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Making a polite refusal

Posted by Phil Champ - Created: 14 years ago
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10 replies (Showing replies: 1 to 10)

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Posted by Phil Champ - 14 years ago

That should, of course, read A "polite refusal" is probably a contradiction in terms in this situation.
Phil

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Posted by Phil Champ - 14 years ago

Thanks old_nice_room, that's pretty much the conclusion I'd been coming to. A "polite refusal" is probably a contradiction in terms. I'm only here till the end of the year, so I guess it won't kill me to act with good grace for once in my life :-)
Phil

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Posted by old_nice_room - 14 years ago

this is my two pence worth...

go to the dinner...there is no polite way that is not going to leave a bad feeling...

also how long do you want to carry on living in your flat...as if you even mildly insult him...you the karma way of this world will make you pay...

old_nice_room

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Posted by desertjoe - 14 years ago

i always find honesty is the best solution,so tell your landlord you dont like him or his cooking and if he invites you again you will find somewhere else to live.

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Posted by MSM2000UK-181816 - 14 years ago

Phil,

Why dont you offer to bring something, for example the starters or something so that if u dislike what she makes as the main course, you wont be hungry, plus you have a reason for saying your full having eaten a minute amount of her cooking.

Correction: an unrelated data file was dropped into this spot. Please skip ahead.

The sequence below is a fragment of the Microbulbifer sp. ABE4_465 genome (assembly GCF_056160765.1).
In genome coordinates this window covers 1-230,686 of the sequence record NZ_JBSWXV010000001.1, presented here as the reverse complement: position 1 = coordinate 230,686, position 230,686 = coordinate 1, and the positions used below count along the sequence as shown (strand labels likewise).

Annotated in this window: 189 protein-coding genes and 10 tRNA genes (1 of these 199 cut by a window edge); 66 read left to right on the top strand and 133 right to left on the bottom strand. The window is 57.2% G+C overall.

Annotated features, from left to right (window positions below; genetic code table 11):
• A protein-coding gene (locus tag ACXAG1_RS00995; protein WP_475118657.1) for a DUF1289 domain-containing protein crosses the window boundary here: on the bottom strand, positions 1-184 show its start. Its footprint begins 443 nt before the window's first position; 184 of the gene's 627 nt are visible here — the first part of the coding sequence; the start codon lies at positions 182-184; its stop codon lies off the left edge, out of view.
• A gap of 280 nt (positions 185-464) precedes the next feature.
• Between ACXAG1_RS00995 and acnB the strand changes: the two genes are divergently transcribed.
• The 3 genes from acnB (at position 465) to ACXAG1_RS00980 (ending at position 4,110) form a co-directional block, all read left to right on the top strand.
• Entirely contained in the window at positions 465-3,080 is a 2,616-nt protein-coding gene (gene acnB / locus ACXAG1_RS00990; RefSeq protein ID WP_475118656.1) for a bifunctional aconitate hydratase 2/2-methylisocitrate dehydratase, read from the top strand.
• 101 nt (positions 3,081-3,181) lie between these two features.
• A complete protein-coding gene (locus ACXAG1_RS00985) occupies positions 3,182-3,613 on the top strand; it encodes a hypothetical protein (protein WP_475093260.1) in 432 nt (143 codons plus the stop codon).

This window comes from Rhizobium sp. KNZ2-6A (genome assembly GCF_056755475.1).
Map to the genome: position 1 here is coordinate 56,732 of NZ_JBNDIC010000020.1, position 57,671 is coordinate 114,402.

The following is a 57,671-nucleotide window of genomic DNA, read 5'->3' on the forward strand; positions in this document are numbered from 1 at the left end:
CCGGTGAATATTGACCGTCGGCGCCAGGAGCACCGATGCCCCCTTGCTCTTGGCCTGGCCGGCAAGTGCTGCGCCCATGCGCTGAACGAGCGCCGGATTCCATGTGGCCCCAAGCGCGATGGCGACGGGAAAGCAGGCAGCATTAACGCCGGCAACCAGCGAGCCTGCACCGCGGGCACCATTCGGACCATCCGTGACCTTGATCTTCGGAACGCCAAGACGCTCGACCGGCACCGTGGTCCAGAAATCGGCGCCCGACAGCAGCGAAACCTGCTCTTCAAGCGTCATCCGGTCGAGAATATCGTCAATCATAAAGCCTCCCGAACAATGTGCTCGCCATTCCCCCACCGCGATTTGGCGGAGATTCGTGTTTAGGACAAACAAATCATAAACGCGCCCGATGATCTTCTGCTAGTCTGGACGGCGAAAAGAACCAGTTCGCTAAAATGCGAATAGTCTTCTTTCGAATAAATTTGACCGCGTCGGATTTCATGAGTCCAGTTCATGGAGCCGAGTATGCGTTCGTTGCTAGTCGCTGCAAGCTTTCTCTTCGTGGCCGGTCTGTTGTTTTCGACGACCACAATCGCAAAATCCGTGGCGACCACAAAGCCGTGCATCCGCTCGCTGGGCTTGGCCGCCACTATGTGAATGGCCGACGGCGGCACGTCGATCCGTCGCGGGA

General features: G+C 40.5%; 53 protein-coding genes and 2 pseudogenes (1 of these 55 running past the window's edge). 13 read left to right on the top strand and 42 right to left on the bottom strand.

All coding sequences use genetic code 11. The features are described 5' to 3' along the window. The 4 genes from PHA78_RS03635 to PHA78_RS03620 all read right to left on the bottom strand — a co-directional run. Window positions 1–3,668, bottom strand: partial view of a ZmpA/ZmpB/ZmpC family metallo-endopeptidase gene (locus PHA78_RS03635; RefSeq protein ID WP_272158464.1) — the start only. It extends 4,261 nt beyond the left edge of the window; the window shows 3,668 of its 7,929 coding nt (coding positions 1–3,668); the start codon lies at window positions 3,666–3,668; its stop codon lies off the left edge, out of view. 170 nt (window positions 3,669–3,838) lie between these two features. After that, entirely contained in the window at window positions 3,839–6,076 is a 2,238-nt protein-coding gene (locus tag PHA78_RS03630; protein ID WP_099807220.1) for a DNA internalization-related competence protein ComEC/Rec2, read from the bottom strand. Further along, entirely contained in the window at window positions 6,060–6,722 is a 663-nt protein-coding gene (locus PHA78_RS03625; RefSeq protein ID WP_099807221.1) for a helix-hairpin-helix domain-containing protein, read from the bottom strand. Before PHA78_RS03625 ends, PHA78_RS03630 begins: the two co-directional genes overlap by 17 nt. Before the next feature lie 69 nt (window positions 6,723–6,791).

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Posted by stgeorge-182529 - 14 years ago

Phil !

Whilst you contemplate with horror , the possibility of another dinner invitation from your landlord ( joking aside now !! ) in their quest to perhaps discover the British pysche , you haven't really given us enough material on which to base a balanced judgement - frivolous speculation is all very well , but if it is simply based on the standard of the cuisine , I find it hard to believe that a typical French housewife is capable of making a hash out of regional or even local specialities , assuming she is making some sort of effort to please the jaded palate !

My own experiences of French hospitality over the years have indicated that as a foreigner ,to be invited into a French home to partake of a repas should be considered a privilege and  honour as it occurs so very rarely and unless there is a secondary motive involved ,which you wish to avoid at all costs , perhaps an effort is required by your good self !!?? 

stgeorge

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Posted by carolie-182474 - 14 years ago

Very true Max, I think StGeorge would do very well in politics and he can also woo the ladies. What more could one ask for.Carol

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Posted by MSM2000UK-181816 - 14 years ago

Its a shame St George wasnt free to take Alistair Campbell's job as he seems to be pretty good at spinning things round and making excuses

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Posted by stgeorge-182529 - 14 years ago

I would therefore suggest a billet doux in a scented envelope on the lines of :

Dear Mrs. Landlord ,

The hot impestuous glances at the last dinner party and your appealing attire regrettably make it impossible for me to attend this further invitation without the risk of letting my passions get the better of me ( the fishnet stockinged leg under the dinner table ) whilst your husband is preparing the vinaigrette in the kitchen ! I implore you therefore to consider a gallant rendezvous in the concierges broom cupboard at any time of your convenience !

Salutations amoureuses from your bewitched voisin - Philippe !

Naturally if Phil has a wife or companion , it simply won't do to have companie gallante au lit conjugal , donc , quoi faire ?

 

 

stgeorge

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Posted by nina-II - 14 years ago

A-Ha! I wonder...